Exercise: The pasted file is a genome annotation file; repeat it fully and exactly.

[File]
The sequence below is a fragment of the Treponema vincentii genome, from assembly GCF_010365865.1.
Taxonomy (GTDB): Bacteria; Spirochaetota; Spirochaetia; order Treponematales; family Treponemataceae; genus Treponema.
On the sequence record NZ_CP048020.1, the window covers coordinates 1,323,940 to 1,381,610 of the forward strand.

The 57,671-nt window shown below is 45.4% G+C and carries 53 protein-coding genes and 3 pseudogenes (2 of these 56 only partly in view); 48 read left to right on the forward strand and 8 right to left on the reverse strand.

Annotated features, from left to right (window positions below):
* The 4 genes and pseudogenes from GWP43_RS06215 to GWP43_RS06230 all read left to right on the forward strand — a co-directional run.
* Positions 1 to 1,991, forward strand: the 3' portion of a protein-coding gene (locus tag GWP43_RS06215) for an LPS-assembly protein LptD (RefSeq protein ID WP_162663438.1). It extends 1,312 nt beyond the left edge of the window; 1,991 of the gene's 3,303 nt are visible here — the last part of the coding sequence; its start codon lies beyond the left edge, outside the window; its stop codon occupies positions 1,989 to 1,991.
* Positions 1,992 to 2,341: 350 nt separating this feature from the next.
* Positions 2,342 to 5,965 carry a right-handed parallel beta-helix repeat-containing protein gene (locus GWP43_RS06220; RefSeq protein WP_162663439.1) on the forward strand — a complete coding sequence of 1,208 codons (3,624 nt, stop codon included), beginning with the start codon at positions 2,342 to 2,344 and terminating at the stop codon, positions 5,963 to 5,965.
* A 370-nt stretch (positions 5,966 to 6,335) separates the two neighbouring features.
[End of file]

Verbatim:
The sequence below is a fragment of the Treponema vincentii genome, from assembly GCF_010365865.1.
Taxonomy (GTDB): Bacteria; Spirochaetota; Spirochaetia; order Treponematales; family Treponemataceae; genus Treponema.
On the sequence record NZ_CP048020.1, the window covers coordinates 1,323,940 to 1,381,610 of the forward strand.

The 57,671-nt window shown below is 45.4% G+C and carries 53 protein-coding genes and 3 pseudogenes (2 of these 56 only partly in view); 48 read left to right on the forward strand and 8 right to left on the reverse strand.

Annotated features, from left to right (window positions below):
* The 4 genes and pseudogenes from GWP43_RS06215 to GWP43_RS06230 all read left to right on the forward strand — a co-directional run.
* Positions 1 to 1,991, forward strand: the 3' portion of a protein-coding gene (locus tag GWP43_RS06215) for an LPS-assembly protein LptD (RefSeq protein ID WP_162663438.1). It extends 1,312 nt beyond the left edge of the window; 1,991 of the gene's 3,303 nt are visible here — the last part of the coding sequence; its start codon lies beyond the left edge, outside the window; its stop codon occupies positions 1,989 to 1,991.
* Positions 1,992 to 2,341: 350 nt separating this feature from the next.
* Positions 2,342 to 5,965 carry a right-handed parallel beta-helix repeat-containing protein gene (locus GWP43_RS06220; RefSeq protein WP_162663439.1) on the forward strand — a complete coding sequence of 1,208 codons (3,624 nt, stop codon included), beginning with the start codon at positions 2,342 to 2,344 and terminating at the stop codon, positions 5,963 to 5,965.
* A 370-nt stretch (positions 5,966 to 6,335) separates the two neighbouring features.